3. Heat a large cast-iron grill pan or griddle over high heat. Working in batches, spread beef and onion mixture in one layer. Sprinkle with sesame seeds, and cook, turning as needed, until charred and just cooked through.  It took about 8 minutes I think?

The marinade kind of cooked down into a glaze, which was nice.

Eat bulgogi atop lettuce leaves with gochujang on the side.  Now, I didn’t have any gochujang, nor do I really know what it is or where to get it, so I just used some chili garlic paste.  As you can see, I got myself a stack of lettuce leaves, some carrots, the chili paste, and some scallions in a separate bowl.  But really, I think the Bulgogi/onions and lettuce by themselves are the best combination.

And the final result was…good!  You may ask, was it as good as the bulgogi in a restaurant?  No!  Was it close?  No!  But that’s ok.  Not only was the meat edible (priority #1), but it actually tasted quite good.  I tried to make little lettuce wraps with the bulgogi, but those were kind of unwieldy, as lettuce wraps can be.  Maybe in the future they will be able to grow lettuce leaves that are very large and perfectly circular and don’t tear easily.  In fact I usually don’t like eating things with my hands at all, but then I guess doing it this way was more primal.

Harissa Chicken and Golden Beet Salsa

Until about a year and a half ago, I had been basically vegetarian, with the occasional exception of raw fish.  Being that I first became a vegetarian well before I learned how to cook, I never really learned how to cook meat (broadly defined, as in, any type of animal).  So, I’m trying to learn now.  There have been some trials, and some errors.  Let’s just say it’s difficult to successfully cook meat when you are a hypochondriac with a broken meat thermometer.  I first turned to Mark Bittman’s How to Cook Everythingwhich made sense given that the vegetarian version of that book has been quite helpful, but I have to say, that book has been a real disappointment in my meat education.  I think it just assumes more knowledge than I actually have, which is surprising because usually Bittman assumes no knowledge at all.  But there are very basic things like how long certain items will keep in the fridge, or how to defrost them, or knowing when you’ve overcooked something that are inexplicably absent.  Which is not a big deal, but then his recipes are kind of misses too.  Sometimes he’s a bit too ‘minimalist,’ as if the best way to eat anything was only with salt and lemon.  I know I’ve been trying to cook and eat white people food, as part of my life’s research and work, but sometimes I miss recipes that don’t require 8 different spices.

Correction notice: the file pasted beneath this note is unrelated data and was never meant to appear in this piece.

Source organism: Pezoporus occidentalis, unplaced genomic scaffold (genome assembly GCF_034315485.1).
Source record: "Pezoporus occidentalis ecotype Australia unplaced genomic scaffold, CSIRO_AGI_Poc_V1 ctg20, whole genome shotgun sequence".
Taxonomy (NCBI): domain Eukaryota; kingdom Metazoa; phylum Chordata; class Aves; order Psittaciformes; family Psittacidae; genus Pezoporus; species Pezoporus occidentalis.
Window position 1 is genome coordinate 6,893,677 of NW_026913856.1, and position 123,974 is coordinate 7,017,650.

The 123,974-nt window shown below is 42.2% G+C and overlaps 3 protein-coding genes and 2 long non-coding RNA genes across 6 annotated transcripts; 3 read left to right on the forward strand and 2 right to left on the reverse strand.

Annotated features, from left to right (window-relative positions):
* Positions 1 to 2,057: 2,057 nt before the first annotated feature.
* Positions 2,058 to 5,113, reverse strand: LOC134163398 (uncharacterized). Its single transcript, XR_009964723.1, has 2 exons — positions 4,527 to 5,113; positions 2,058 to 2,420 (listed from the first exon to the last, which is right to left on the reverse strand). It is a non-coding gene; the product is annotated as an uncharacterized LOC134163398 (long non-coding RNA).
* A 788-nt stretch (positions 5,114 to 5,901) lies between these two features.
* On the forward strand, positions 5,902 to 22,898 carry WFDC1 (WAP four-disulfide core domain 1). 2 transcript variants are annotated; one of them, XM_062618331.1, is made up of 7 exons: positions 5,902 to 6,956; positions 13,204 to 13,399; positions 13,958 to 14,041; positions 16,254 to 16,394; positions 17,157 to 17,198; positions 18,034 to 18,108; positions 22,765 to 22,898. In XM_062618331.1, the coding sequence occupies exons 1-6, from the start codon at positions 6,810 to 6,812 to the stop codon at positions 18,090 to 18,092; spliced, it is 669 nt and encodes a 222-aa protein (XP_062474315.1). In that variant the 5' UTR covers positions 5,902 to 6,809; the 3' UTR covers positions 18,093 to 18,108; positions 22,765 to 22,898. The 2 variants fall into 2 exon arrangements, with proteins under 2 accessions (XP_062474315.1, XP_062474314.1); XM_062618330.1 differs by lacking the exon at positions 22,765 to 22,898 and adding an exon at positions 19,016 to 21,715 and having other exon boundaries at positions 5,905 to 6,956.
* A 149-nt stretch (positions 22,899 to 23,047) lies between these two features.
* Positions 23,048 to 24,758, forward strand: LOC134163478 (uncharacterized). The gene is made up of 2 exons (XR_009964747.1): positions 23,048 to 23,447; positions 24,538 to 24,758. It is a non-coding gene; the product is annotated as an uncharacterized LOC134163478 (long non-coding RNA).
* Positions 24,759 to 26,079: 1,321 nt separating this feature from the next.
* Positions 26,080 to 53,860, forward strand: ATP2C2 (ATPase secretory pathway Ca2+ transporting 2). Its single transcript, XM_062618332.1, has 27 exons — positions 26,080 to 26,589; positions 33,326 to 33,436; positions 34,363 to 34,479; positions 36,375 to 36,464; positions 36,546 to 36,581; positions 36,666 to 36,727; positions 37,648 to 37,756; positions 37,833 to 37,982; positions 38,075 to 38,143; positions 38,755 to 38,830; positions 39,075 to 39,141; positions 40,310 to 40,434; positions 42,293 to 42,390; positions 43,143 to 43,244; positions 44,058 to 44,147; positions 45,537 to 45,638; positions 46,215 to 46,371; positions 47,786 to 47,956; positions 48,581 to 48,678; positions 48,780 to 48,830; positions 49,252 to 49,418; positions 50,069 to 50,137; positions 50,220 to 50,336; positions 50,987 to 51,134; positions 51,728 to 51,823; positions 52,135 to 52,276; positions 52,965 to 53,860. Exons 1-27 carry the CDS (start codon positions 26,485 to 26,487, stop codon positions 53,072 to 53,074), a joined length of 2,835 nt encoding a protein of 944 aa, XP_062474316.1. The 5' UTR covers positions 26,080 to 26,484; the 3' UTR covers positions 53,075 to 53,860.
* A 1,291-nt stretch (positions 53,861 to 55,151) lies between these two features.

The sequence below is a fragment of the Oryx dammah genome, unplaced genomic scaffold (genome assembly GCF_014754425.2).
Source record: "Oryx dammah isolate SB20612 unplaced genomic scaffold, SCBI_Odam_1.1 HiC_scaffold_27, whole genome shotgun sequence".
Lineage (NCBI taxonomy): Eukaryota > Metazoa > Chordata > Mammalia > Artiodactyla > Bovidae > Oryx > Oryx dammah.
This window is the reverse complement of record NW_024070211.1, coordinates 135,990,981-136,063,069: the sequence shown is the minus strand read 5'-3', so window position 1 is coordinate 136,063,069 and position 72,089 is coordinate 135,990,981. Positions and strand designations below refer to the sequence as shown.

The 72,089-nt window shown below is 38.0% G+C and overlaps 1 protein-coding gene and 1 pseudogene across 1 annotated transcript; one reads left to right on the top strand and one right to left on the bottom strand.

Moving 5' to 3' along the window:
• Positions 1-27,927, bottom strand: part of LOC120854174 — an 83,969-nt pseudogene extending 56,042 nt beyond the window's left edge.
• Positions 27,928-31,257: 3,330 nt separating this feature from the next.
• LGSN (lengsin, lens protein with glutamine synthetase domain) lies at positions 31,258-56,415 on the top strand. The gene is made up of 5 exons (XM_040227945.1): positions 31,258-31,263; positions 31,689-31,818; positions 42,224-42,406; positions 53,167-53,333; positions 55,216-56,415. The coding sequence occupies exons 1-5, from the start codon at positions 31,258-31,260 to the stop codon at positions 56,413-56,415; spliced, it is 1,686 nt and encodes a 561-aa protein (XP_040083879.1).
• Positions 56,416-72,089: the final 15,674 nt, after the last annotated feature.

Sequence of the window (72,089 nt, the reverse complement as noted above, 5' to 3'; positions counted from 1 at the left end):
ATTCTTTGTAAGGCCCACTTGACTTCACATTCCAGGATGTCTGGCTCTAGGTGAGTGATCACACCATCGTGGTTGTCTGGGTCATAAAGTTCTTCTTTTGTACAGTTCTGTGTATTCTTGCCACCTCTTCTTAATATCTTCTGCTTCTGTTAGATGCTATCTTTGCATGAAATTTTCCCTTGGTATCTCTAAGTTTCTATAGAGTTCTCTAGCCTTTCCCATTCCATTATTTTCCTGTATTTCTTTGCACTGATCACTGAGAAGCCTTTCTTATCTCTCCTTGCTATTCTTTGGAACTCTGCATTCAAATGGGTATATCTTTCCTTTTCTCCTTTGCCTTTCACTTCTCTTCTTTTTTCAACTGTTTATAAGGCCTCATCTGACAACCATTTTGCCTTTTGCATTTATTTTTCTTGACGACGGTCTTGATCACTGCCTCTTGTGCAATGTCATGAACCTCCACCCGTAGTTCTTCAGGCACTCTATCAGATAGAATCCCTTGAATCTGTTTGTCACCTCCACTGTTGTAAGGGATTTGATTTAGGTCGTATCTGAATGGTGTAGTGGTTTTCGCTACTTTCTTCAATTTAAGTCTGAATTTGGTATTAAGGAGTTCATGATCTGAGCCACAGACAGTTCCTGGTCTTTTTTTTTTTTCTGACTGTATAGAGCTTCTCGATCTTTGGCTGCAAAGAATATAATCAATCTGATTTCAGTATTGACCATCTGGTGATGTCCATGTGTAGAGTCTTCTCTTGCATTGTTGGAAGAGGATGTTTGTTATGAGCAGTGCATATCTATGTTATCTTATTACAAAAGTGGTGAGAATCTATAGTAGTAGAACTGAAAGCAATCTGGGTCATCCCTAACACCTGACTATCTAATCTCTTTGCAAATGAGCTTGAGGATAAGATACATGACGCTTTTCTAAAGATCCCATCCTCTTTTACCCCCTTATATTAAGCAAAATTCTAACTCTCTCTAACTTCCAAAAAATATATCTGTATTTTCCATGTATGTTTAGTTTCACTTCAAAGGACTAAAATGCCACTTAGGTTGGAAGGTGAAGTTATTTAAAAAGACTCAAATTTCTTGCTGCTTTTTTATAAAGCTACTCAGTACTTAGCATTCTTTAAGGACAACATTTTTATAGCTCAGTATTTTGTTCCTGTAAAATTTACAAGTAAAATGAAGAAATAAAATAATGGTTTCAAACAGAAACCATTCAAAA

Surely there must be some balance.  Cue the cosmopolitan Yotam Ottolenghi, who, along with his business partner, Sami Tamimi, has a new book out called Jerusalem.  This book is really interesting, actually, because it needs to walk a fine line of acknowledging the city’s, um, problematic political situation while also being a happy sunshiny isn’t everything lovely cookbook (incidentally, Ottolenghi is Israeli while Tamimi is Palestinian; they both grew up in Jerusalem but then moved to gay friendly Tel Aviv and finally to London).  So, for example, they have a page dedicated why no one culture can claim ownership over a particular food, hummus, for example.  There is also a reference to how divided palestinians worked to “distract the soldiers and sneak some beautiful fish across the barbed wire,” without further comment.  I think it’s actually pretty impressive for a cookbook to venture into such territory and highlight the cuisines of the city’s Sephardic and Arab populations (no bagels here).

In the book, the below is a fish dish.  I did make it once with some cod, and that was good, but then made it with chicken as well, to try to atone for my aforementioned failures in this area.  The chicken was a success, largely because I got a working, digital meat thermometer and because I used to the internet to figure out how long I should keep it in the pan and oven.  The chicken was marinated in harissa, which I think might be a thing I make every couple of months and keep around, since it’s sort of the best thing ever.